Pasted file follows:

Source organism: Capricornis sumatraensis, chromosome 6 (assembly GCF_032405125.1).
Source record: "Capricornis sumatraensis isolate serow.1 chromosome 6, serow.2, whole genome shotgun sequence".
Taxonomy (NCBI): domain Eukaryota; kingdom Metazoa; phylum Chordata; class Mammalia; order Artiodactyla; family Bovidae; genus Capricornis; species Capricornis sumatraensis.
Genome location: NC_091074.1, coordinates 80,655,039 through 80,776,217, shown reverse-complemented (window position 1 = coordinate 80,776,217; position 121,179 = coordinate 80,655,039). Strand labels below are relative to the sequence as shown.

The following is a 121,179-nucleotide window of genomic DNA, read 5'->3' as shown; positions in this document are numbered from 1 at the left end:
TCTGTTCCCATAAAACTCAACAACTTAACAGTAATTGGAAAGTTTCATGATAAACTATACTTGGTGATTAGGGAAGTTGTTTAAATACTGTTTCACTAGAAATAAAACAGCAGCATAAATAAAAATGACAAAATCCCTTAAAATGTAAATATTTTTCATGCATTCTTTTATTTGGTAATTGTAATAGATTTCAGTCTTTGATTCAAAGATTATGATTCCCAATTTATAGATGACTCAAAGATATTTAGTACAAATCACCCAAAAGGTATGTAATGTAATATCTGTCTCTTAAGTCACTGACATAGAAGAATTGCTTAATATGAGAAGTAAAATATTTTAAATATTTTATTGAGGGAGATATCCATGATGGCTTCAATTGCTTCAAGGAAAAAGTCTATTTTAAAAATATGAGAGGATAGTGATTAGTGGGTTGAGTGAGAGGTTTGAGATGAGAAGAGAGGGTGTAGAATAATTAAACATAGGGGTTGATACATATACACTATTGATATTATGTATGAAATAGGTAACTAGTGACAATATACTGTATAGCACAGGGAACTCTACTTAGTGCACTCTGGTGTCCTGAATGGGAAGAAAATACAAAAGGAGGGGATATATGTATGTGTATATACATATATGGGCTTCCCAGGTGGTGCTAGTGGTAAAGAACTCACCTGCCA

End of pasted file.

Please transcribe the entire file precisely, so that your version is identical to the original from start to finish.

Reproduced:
Source organism: Capricornis sumatraensis, chromosome 6 (assembly GCF_032405125.1).
Source record: "Capricornis sumatraensis isolate serow.1 chromosome 6, serow.2, whole genome shotgun sequence".
Taxonomy (NCBI): domain Eukaryota; kingdom Metazoa; phylum Chordata; class Mammalia; order Artiodactyla; family Bovidae; genus Capricornis; species Capricornis sumatraensis.
Genome location: NC_091074.1, coordinates 80,655,039 through 80,776,217, shown reverse-complemented (window position 1 = coordinate 80,776,217; position 121,179 = coordinate 80,655,039). Strand labels below are relative to the sequence as shown.

The following is a 121,179-nucleotide window of genomic DNA, read 5'->3' as shown; positions in this document are numbered from 1 at the left end:
TCTGTTCCCATAAAACTCAACAACTTAACAGTAATTGGAAAGTTTCATGATAAACTATACTTGGTGATTAGGGAAGTTGTTTAAATACTGTTTCACTAGAAATAAAACAGCAGCATAAATAAAAATGACAAAATCCCTTAAAATGTAAATATTTTTCATGCATTCTTTTATTTGGTAATTGTAATAGATTTCAGTCTTTGATTCAAAGATTATGATTCCCAATTTATAGATGACTCAAAGATATTTAGTACAAATCACCCAAAAGGTATGTAATGTAATATCTGTCTCTTAAGTCACTGACATAGAAGAATTGCTTAATATGAGAAGTAAAATATTTTAAATATTTTATTGAGGGAGATATCCATGATGGCTTCAATTGCTTCAAGGAAAAAGTCTATTTTAAAAATATGAGAGGATAGTGATTAGTGGGTTGAGTGAGAGGTTTGAGATGAGAAGAGAGGGTGTAGAATAATTAAACATAGGGGTTGATACATATACACTATTGATATTATGTATGAAATAGGTAACTAGTGACAATATACTGTATAGCACAGGGAACTCTACTTAGTGCACTCTGGTGTCCTGAATGGGAAGAAAATACAAAAGGAGGGGATATATGTATGTGTATATACATATATGGGCTTCCCAGGTGGTGCTAGTGGTAAAGAACTCACCTGCCA